That's why Harvey's tweet Tuesday was so surprising. But Alderson said the team hasn't learned any new information regarding Harvey's injury.
Mets sending five players to Arizona Fall League
NEW YORK -- Five Mets prospects are heading to the Arizona Fall League to continue their development.
The Mets are sending pitchers Chasen Bradford and Hansel Robles; catcher Cam Maron; infielder Aderlin Rodriguez; and outfielder Cory Vaughn to Arizona. All will be playing for the Scottsdale Scorpions, which comprises players from the Braves, Giants, Pirates and Yankees in addition to the Mets.
The league, which includes six teams, begins play on Oct. 8. Each team has a roster of 35 players.
Robles is the highest rated prospect the Mets are sending. The 23-year-old right-hander is ranked No. 20 on MLB.com's list of the Mets' Top 20 Prospects.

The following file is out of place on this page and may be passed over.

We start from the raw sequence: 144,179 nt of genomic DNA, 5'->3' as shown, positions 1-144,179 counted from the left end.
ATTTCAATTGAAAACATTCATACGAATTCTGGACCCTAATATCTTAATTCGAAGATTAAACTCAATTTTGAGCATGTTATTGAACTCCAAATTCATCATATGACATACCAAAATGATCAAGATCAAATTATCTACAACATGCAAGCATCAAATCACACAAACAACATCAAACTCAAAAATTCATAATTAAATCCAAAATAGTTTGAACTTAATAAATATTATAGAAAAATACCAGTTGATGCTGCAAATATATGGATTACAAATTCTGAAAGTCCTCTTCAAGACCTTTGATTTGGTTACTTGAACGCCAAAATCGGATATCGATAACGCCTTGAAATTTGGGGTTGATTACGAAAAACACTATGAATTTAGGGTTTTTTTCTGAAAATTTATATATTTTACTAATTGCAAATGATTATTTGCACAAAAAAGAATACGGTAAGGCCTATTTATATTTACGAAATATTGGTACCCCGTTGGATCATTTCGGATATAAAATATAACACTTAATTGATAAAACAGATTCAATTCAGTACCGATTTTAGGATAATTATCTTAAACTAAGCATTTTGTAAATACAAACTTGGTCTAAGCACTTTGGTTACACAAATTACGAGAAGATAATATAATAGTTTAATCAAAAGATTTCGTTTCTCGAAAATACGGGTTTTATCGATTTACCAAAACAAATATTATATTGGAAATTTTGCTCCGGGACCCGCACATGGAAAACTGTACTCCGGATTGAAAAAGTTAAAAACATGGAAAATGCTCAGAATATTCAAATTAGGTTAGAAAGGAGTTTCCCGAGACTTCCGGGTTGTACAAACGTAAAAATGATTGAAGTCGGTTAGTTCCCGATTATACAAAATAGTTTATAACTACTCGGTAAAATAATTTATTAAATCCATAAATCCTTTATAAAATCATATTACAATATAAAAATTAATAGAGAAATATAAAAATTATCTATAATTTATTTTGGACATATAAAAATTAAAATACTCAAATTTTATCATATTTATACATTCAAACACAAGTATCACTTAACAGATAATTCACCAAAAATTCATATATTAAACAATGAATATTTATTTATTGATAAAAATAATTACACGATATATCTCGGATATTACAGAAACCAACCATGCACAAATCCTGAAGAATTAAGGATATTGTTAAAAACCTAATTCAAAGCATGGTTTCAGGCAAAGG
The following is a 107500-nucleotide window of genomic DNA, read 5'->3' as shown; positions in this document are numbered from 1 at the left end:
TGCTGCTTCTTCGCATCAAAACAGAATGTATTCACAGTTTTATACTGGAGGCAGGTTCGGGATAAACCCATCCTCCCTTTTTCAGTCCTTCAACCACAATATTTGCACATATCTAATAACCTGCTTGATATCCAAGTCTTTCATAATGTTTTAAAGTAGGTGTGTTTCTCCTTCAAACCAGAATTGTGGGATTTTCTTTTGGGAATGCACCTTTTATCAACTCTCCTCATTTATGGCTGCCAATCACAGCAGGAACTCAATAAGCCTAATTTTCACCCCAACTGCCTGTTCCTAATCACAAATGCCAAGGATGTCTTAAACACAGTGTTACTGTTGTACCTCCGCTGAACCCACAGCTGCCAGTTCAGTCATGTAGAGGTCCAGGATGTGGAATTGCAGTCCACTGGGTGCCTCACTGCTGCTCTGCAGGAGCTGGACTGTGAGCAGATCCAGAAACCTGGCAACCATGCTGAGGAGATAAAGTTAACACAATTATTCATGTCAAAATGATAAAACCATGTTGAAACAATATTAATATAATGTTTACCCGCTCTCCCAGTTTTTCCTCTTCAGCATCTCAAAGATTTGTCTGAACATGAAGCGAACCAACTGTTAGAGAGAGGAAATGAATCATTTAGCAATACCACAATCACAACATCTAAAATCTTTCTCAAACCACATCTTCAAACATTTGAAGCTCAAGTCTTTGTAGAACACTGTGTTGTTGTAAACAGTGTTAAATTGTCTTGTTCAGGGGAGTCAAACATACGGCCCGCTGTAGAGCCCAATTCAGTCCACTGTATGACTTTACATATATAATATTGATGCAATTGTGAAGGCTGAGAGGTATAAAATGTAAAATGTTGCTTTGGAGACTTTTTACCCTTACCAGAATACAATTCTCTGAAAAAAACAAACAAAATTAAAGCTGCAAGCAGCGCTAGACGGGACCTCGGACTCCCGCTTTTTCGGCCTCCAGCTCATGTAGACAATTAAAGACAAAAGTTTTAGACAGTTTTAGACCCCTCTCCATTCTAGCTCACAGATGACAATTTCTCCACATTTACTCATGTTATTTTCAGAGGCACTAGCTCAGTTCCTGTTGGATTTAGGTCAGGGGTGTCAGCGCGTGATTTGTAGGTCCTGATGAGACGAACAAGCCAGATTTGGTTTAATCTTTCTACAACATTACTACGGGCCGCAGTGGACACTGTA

He's spent this season with the Gulf Coast League Mets and Class A St. Lucie, where he's currently 5-4 with a 3.99 ERA in 15 games, 14 of them starts.
Bradford, 24, is currently pitching for Double-A Binghamton and has a 3-1 record and 0.42 ERA in 17 relief appearances. He has allowed 15 hits in 21 2/3 innings. Bradford began the season with St. Lucie, where he was 6-2 with a 3.71 ERA.
The Mets drafted Bradford in the 35th round of the 2011 First-Year Player Draft out of the University of Central Florida.
Vaughn, 24, has played with the GCL Mets, St. Lucie and Binghamton this season. In 65 Double-A games, he's hitting .277 with nine home runs and 49 RBIs. The Mets drafted Vaughn in the fourth round of the 2010 Draft. The Phillies drafted him in the 43rd round in 2007, but he decided to attend San Diego State.